When leaving Whitehorse we came to a fork in the road, literally. The road that led west was the Alcan and a span of about 60 miles of potholes, frost heaves, gravel and construction (as reported to us from friends who had already traveled it). The road that led north was the Klondike Loop and Top of the World Highway…a longer route that would take us to the infamous Dawson City. We put a message out to our Alaska Facebook group and learned that the roads were in great shape…so long as it didn’t rain. North we went.
|Another free overnight spot in the Yukon. This is on the Klondike Loop at MP 142.6 about halfway between Whitehorse and Dawson City.|
Once the capital of Yukon, Dawson City was the hub of the Klondike Gold Rush with an estimated population of 40,000 (including Jack London, whose novel Call of the Wild is set here, and Robert Service). Thanks to the construction of the Alcan, which bypasses Dawson City by 300 miles, the population has dropped to around 1400. In the 1960’s the city was declared a national historic site so there is plenty to see and do here. We decided to spend two nights here and camped at the Yukon River Government Campground on the east side of the river.
|The George Black Ferry crossing the Yukon River.|
Now, getting across the Yukon River is a pretty interesting deal. The George Black Ferry runs 24 hours a day May through September (except on Wednesday when it shuts down from 5am-7am for service). It’s also free. And yes, your RV will fit (our 32 foot Class A with a Jeep Towed fit and they put another vehicle behind us). I admit, as we approached the queue I was very doubtful we would be allowed on board. The ferry looks tiny…nothing like the huge ones we’ve been on in Washington State, Texas or North Carolina. But no one even blinked an eye. Travel Tip: While there are a few RV park on the Dawson City side of the river we really enjoyed staying at the Yukon River Government Campground. At $12 per night and all the free firewood and a great view of the river it was a great deal. Combined with free, walk on ferry crossings (at any time of the day or night) it was the perfect spot for us.
|The Downtown Hotel is home to the Sourtoe Cocktail.|
Highlights from our Dawson City excursion included:
|Jack London’s Cabin…Dawson City and Forty Mile were central places in his novel Call of the Wild.|
A stroll through the historic town that took us by Jack London’s and Robert Service’s cabins, Pierre Berton’s home turned writer’s retreat.
A stop at Bonanza Market, Forty Mile Gold Workshop and the Dawson City Museum (which is excellent).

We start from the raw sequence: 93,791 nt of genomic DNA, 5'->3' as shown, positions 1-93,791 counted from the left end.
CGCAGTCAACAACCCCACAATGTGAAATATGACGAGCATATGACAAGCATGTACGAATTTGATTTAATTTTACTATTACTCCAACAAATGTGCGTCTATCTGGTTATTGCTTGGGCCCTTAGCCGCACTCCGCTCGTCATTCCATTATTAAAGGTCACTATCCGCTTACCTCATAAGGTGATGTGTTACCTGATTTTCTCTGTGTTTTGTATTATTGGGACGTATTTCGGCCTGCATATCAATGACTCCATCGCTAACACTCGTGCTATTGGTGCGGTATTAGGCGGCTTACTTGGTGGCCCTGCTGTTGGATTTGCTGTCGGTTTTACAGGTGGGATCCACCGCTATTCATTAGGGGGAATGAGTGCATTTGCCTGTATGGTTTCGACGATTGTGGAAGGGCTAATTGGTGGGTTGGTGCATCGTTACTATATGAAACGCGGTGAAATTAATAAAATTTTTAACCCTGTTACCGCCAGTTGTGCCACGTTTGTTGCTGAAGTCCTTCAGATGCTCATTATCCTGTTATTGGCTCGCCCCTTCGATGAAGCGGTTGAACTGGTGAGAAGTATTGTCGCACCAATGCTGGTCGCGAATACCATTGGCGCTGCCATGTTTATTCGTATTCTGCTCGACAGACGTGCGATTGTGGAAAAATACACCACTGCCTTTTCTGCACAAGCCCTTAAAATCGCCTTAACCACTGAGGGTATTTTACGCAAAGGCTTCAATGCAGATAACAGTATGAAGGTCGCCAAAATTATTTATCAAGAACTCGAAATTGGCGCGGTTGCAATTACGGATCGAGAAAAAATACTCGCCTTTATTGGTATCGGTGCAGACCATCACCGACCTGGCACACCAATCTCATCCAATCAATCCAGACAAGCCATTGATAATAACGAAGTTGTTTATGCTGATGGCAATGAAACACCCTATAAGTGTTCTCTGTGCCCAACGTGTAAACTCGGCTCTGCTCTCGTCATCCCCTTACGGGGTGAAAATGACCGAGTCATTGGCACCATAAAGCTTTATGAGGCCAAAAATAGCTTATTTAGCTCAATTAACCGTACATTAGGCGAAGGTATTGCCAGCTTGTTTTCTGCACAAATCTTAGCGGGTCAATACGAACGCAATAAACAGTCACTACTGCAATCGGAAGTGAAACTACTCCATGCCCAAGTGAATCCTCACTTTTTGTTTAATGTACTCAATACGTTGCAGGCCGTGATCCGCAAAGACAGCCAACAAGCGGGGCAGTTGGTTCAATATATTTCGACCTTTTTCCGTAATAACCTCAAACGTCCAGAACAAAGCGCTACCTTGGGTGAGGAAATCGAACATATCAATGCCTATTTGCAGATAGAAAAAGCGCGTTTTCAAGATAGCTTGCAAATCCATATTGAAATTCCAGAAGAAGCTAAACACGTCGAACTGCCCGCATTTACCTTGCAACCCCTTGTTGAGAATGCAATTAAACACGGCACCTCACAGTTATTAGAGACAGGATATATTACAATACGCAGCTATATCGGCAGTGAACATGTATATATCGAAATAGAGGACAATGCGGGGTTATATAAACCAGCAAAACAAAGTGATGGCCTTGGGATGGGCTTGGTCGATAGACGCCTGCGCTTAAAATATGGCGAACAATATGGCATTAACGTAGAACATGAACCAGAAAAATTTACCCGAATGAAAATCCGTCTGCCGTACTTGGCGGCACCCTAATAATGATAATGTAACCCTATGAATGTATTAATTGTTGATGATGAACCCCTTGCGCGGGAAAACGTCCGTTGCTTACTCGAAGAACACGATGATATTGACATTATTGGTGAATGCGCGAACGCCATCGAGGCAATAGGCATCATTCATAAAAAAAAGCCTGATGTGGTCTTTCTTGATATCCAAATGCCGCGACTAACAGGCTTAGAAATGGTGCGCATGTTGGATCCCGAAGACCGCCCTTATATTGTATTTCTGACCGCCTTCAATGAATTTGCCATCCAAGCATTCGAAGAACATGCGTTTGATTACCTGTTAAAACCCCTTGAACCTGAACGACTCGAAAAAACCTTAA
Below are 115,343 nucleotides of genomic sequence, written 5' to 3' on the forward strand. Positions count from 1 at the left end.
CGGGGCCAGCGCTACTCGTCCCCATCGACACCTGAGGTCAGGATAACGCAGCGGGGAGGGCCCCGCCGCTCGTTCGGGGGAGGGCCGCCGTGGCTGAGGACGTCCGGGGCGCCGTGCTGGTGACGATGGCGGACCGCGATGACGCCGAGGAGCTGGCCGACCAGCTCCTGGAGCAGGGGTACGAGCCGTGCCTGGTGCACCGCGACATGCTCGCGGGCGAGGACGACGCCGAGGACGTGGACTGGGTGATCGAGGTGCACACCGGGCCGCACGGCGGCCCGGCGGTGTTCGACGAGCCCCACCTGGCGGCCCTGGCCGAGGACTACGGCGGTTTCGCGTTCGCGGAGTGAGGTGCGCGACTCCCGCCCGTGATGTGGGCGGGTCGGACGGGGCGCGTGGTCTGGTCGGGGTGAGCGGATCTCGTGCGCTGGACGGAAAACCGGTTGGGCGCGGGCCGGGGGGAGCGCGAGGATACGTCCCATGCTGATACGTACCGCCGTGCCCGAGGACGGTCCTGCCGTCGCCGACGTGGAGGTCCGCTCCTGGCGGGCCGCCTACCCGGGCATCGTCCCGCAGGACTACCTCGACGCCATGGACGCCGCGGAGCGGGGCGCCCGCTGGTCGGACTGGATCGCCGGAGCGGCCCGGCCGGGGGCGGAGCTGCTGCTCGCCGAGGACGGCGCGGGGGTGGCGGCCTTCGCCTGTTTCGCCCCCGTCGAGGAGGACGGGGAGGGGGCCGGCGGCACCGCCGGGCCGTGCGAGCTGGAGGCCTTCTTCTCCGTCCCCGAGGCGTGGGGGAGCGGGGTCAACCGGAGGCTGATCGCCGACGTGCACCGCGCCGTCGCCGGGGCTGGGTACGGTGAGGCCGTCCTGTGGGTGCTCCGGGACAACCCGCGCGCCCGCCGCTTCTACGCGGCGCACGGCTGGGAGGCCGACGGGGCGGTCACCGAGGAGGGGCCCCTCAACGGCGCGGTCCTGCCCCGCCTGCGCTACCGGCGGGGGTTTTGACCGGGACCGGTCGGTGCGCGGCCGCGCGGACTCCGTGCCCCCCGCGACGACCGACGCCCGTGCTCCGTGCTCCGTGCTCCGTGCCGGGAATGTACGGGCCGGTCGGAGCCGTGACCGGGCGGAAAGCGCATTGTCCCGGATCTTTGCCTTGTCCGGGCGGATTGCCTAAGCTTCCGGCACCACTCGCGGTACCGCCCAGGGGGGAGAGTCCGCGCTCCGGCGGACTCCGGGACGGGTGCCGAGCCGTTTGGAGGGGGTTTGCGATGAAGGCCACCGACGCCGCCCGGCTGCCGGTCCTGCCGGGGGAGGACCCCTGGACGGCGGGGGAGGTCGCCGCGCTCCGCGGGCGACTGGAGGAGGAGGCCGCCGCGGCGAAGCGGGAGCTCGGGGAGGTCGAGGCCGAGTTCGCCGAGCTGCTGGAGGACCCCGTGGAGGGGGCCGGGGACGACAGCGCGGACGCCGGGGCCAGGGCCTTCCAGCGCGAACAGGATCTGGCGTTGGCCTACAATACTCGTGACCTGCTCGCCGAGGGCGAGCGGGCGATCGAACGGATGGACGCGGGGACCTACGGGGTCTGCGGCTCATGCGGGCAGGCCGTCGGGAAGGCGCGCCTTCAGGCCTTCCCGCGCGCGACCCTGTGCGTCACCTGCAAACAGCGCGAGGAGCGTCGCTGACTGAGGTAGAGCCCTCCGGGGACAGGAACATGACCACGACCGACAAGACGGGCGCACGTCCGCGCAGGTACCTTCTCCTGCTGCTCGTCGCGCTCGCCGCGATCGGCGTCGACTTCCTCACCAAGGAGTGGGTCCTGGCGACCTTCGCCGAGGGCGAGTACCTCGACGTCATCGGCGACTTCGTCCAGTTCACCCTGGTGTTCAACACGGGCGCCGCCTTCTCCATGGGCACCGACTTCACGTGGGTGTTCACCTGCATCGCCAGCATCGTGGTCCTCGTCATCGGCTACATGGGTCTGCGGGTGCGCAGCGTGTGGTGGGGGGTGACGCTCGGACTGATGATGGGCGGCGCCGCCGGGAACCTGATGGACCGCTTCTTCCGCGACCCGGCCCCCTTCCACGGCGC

We had coffee at the Alchemy Cafe, which also serves some amazing locally grown dishes.
But the real draw was a chance to earn our Sourtoe Certificate. Now, I’ve known about this Klondike tradition for some time but our friends Jeanette and Eric, from JenEric Ramblings, had beat us to Dawson City and already posted photos of their success with the sourtoe. There was no turning back now. There’s no way to explain this without telling your the of the legend.
“The legend of the first “sourtoe” dates back to the 1920’s and features a feisty rum-runner named Louie Linken and his brother Otto. During one of their cross-border deliveries, they ran into an awful blizzard. In an effort to help direct his dog team, Louie stepped off the sled and into some icy overflow—soaking his foot thoroughly.
Fearing that the police were on their trail, they continued on their journey. Unfortunately, the prolonged exposure to the cold caused Louie’s big toe to be frozen solid. To prevent gangrene, the faithful Otto performed the amputation using a woodcutting axe (and some overproof rum for anesthesia). To commemorate this moment, the brothers preserved the toe in a jar of alcohol.
Years later, while cleaning out an abandoned cabin, the toe was discovered by Captain Dick Stevenson. After conferring with friends, the Sourtoe Cocktail Club was established and the rules developed. Since its inception, the club has acquired (by donation) over 10 toes.”
|That’s the toe they place in your shot.|
So, we headed into the Downtown Hotel, had a stiff drink to build up our courage and proceeded to concur the Sourtoe. I’d like to think it was really a piece of beef jerky, maybe a Slim Jim , made to look like a toe. But the thing had a toe nail on it. I drank my Yukon Gold shot (with the toe in the glass) as quickly as I could without swallowing the toe (which has happened at least 9 times). The Captain then took the toe out, squeezed it like a lemon wedge, and offered the glass back to me…wanting to ensure I didn’t miss a single drop of sourness. I wish I hadn’t drank that part. It was bad…
Alas, we both earned our Sourtoe Certificates and received applause from the other bar patrons. We made our way, perhaps a little tipsy now) back to the ferry and headed home. Dawson City had lived up to it’s reputation, at least in our minds. It was a fun stop that made us extremely happy we had taken a chance on this route.
|Nellie on the banks of the Yukon (Dawson City is in the background). Taken from the Government Campground.|
|Top of the World Highway…remember when our friends JenEric Ramblings said it’s be fine as long as it didn’t rain? Well…it rained…a lot.|
As it turned out, rain was in the forecast for our trip over the Top of the World Highway. This is a stretch of narrow, dirt road that often runs extremely close to the cliff edge. Not the most fun thing to tackle in a downpour which left the road a slippery mess. By the time we got to the town of Chicken we didn’t even bother to get out of the RV. We just tried to wait out the rain, along with dozens of motorcyclists who had been taking part in the annual Dust 2 Dawson Bike Ride. But we made to Alaska on June 20, overnighted at a Tesoro Gas Station in Tok and arrived in Fairbanks on Summer Solstice.